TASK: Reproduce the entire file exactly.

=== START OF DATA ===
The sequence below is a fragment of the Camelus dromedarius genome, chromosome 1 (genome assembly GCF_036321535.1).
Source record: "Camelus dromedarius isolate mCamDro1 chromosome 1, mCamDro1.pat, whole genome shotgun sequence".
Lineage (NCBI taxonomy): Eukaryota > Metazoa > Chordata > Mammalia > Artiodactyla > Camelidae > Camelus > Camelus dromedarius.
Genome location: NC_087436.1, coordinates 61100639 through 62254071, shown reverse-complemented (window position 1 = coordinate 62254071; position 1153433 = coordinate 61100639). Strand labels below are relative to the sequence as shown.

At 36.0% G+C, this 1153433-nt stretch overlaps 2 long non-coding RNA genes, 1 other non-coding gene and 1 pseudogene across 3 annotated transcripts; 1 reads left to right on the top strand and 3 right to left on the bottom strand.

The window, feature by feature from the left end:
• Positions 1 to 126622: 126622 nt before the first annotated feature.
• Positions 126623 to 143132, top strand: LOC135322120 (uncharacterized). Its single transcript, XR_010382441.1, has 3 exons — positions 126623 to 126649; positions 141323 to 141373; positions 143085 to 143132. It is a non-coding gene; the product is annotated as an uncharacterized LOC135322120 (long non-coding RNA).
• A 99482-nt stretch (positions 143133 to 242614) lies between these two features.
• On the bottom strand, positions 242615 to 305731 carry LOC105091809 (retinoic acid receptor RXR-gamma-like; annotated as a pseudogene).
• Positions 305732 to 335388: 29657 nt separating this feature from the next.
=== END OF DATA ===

The sequence below is a fragment of the Camelus dromedarius genome, chromosome 1 (genome assembly GCF_036321535.1).
Source record: "Camelus dromedarius isolate mCamDro1 chromosome 1, mCamDro1.pat, whole genome shotgun sequence".
Lineage (NCBI taxonomy): Eukaryota > Metazoa > Chordata > Mammalia > Artiodactyla > Camelidae > Camelus > Camelus dromedarius.
Genome location: NC_087436.1, coordinates 61100639 through 62254071, shown reverse-complemented (window position 1 = coordinate 62254071; position 1153433 = coordinate 61100639). Strand labels below are relative to the sequence as shown.

At 36.0% G+C, this 1153433-nt stretch overlaps 2 long non-coding RNA genes, 1 other non-coding gene and 1 pseudogene across 3 annotated transcripts; 1 reads left to right on the top strand and 3 right to left on the bottom strand.

The window, feature by feature from the left end:
• Positions 1 to 126622: 126622 nt before the first annotated feature.
• Positions 126623 to 143132, top strand: LOC135322120 (uncharacterized). Its single transcript, XR_010382441.1, has 3 exons — positions 126623 to 126649; positions 141323 to 141373; positions 143085 to 143132. It is a non-coding gene; the product is annotated as an uncharacterized LOC135322120 (long non-coding RNA).
• A 99482-nt stretch (positions 143133 to 242614) lies between these two features.
• On the bottom strand, positions 242615 to 305731 carry LOC105091809 (retinoic acid receptor RXR-gamma-like; annotated as a pseudogene).
• Positions 305732 to 335388: 29657 nt separating this feature from the next.